Published online by Cambridge University Press: 21 January 2021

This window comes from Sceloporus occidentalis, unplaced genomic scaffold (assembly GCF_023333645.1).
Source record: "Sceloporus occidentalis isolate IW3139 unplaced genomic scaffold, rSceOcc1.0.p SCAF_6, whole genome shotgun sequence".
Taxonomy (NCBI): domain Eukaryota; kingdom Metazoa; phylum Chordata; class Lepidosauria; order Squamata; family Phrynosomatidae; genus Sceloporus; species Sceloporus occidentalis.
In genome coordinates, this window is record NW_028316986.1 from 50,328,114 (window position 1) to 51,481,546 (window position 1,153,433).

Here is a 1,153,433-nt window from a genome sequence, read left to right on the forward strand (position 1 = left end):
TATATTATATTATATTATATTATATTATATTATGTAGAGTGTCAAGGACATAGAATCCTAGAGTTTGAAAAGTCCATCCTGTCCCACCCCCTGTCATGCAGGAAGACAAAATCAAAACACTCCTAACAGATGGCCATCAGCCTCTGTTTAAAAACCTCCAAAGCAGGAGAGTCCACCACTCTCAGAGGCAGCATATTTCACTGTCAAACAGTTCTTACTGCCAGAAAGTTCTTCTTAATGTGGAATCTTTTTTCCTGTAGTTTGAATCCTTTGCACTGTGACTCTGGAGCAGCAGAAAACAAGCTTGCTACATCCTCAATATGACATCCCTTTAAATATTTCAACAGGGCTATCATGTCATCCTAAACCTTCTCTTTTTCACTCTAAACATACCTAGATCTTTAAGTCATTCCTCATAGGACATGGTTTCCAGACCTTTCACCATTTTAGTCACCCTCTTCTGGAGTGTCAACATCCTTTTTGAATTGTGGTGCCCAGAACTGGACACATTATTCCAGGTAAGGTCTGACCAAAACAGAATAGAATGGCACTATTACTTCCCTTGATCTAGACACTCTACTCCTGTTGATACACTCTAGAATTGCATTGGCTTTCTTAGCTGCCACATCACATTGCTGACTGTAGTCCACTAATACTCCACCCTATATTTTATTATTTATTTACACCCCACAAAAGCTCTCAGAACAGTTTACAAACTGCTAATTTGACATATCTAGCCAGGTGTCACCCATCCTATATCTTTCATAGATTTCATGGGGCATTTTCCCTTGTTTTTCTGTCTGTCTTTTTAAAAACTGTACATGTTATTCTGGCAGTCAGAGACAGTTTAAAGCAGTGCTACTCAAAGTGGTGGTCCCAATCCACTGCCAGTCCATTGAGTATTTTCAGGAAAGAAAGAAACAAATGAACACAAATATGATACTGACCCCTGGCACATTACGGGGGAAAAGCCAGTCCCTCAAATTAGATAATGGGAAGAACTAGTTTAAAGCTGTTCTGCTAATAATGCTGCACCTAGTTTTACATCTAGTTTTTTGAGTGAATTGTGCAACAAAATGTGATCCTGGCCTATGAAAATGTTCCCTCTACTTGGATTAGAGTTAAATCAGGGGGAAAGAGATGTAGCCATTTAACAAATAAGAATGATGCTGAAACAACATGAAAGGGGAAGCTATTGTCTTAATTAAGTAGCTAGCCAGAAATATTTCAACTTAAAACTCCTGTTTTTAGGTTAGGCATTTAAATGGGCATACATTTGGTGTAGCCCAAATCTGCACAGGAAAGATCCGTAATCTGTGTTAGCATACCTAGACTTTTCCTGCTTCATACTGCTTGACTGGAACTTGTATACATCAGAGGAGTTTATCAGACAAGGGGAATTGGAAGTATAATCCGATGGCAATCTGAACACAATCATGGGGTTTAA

Globally, organizations are becoming increasingly more diverse. In Western, educated, industrialized, rich, and democratic (WEIRD) contexts, this is often the consequence of globalization and increased migration. For plural, non-WEIRD contexts such as South Africa, this is different. In South African organizations, diversity is a consequence of labor legislation that advances “Brown” (i.e., Black African, Coloured [mixed race], and Indian) people, who were disadvantaged during apartheid, in the employment market. This chapter presents the Dual Process Model of Diversity (DPMD) as a means for understanding pathways towards positive diversity management. The DPMD combines an acculturation framework (Berry, 1997) with a dual-process model of occupational health (Bakker & Demerouti, 2007) and makes a distinction between positive (enhancing) and negative (encumbering) factors influencing the pathways (cf. Ely & Thomas, 2001). We argue that organizations should consider their institutional role (e.g., organizational norms, culture, policies, and practices) to promote the integration of employees.